"If it brings peace to the country, even a nun can become a king."
-- Tibetan proverb
Delek is 45 years old. She has an open face and defined laugh lines. When we enter the media lab she places three chairs side-by-side-- one for me, one for Tsering, our translator, and one for herself. We sit together in a moderately-sized room with a sixteen-inch Macbook and a television. "Is this where you make your videos?" I ask. Delek nods. Sitting there, it is easy to forget that the larger context is Dolma Ling, a nunnery in the Kangra Valley, just outside of Dharamsala, India.
Delek's current home, Dolma Ling Nunnery and Institute, was founded by Rinchen Khando Choegyal, the sister-in-law of His Holiness the 14th Dalai Lama. It officially opened in 2005-- the first institute dedicated solely to higher Buddhist education for Tibetan nuns. While primarily a site of higher Buddhist learning, it is also part of a larger project, to empower women and preserve Tibetan culture. The nuns learn mathematics, science, Tibetan, and English language. They receive training in traditional handicrafts and ritual arts, including the creation of sand mandalas and butter sculptures. "I think it is very important that they receive a modern education, but only once they have mastered Tibetan language and traditional practices," Rinchen Khando says clearly. "I always joke with the nuns that this infrastructure is not meant for picknicking. It is meant for studying."
Rinchen Khando in her office at Dolma Ling nunnery.
When I enter Rinchen Khando's office she sits poised on a sofa by the window. In many ways, she epitomizes grace. Articulate, soft-spoken, and strong she is also the founder of the Tibetan Women's Association, and has dedicated most of her life to helping her fellow countrywomen. When I ask her why she started the nuns project she smiles, "We started the Tibetan Nuns Project after the riots in Tibet in 1987. There was an influx of nuns to India, and they had nowhere to go. Many of them had been beaten so badly, their kidneys and backs were damaged. After walking over the mountains, their eyes, toes, and hands were frostbitten. So you can imagine what it was like." Rinchen Khando looks at me, "I founded the Tibetan Nuns Project out of the Tibetan Women's Association. I asked the Tibetan Women's Association branches to help provide healthcare and accommodation. That same year I wrote to friends all over the world. It took some time, but I got more encouragement. Then I looked into setting up two nunneries."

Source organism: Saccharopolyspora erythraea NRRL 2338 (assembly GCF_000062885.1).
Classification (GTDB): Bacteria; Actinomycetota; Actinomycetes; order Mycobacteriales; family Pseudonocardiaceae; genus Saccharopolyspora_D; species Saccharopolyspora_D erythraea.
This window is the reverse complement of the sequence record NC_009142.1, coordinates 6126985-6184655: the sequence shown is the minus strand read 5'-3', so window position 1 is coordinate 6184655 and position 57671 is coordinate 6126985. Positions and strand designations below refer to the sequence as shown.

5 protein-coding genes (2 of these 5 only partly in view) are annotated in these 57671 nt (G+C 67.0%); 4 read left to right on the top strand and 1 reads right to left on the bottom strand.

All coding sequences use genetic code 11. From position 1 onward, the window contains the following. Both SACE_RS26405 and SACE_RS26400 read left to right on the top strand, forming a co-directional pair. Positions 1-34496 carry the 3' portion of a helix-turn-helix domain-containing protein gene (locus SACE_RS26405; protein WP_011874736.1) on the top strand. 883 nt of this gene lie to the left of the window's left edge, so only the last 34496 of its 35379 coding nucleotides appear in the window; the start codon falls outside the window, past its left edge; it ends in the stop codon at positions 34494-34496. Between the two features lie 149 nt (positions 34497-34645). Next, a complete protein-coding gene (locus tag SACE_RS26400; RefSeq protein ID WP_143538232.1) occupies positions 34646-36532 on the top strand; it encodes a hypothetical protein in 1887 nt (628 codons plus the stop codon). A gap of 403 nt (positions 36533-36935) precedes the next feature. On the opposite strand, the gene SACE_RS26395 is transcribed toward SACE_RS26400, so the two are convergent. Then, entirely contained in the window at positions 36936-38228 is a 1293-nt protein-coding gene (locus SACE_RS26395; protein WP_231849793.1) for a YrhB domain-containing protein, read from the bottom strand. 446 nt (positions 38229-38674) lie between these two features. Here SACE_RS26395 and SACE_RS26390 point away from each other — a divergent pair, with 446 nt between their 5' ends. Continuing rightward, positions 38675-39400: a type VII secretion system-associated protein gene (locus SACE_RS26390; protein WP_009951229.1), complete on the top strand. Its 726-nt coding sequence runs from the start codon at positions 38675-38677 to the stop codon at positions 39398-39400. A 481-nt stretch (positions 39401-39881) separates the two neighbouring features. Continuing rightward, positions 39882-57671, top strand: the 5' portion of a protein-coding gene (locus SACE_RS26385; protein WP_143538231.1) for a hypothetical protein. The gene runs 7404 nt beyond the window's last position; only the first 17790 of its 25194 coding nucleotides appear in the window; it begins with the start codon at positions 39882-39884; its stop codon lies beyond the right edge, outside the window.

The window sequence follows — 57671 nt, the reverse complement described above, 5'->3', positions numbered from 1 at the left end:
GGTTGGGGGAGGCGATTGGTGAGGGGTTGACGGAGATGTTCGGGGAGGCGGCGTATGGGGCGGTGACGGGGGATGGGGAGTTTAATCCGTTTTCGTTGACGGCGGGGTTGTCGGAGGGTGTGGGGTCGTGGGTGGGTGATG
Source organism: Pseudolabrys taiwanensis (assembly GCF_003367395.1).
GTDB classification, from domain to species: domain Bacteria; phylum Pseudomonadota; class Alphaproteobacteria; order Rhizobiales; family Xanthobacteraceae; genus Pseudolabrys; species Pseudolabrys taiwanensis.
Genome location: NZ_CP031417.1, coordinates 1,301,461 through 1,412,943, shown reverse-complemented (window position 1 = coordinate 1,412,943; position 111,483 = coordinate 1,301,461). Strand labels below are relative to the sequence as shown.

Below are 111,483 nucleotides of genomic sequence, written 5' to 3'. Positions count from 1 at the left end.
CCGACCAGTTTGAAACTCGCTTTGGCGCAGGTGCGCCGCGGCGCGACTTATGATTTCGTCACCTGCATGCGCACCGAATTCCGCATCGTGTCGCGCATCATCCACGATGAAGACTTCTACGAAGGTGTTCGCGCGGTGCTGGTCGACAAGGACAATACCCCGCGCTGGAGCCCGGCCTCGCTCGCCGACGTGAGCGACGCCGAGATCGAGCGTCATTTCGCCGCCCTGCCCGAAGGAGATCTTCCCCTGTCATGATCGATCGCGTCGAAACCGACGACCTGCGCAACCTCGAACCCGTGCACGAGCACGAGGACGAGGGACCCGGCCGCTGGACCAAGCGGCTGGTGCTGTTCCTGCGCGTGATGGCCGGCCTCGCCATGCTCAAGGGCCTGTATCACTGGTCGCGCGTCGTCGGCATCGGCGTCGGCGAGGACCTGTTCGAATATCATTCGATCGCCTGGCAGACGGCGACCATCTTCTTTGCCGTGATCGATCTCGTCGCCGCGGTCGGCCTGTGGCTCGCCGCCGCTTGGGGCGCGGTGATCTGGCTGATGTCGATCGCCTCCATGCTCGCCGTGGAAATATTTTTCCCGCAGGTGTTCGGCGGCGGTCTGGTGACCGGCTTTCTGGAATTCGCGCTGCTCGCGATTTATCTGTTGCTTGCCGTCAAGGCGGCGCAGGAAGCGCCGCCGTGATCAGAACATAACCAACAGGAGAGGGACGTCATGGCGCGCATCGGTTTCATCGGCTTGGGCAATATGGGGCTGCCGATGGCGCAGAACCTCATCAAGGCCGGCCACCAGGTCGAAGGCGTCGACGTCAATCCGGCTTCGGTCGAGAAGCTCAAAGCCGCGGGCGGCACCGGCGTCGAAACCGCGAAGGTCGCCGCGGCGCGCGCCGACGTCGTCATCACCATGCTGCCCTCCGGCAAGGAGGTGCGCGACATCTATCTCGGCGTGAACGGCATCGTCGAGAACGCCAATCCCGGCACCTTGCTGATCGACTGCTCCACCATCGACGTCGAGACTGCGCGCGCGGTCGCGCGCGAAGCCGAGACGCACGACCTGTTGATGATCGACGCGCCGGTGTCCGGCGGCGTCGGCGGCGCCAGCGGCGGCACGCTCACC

Today, the Tibetan Nuns Project (TNP) includes eight nunneries across northern India. It supports over 700 nuns, providing them with accommodation, food, and medical care. Each nun has a personal sponsor who donates thirty dollars per month to cover her basic expenses, simultaneously sustaining the project and ensuring its commitment to quality education. Rinchen Khando's current vision to construct an on-site learning center for lay Tibetan women and non-Tibetan women from around the world, highlights her commitment to connecting the East and the West through scholarship bridging traditional and modern values. "Our nuns are very digitally-minded. They have computer lessons, and we now have two to three nuns recording the debates and reporting everything about the nunnery. Still, I feel that they need to go slowly. Technology is a wonderful tool, but the users have to be very mature, and know what they are using it for."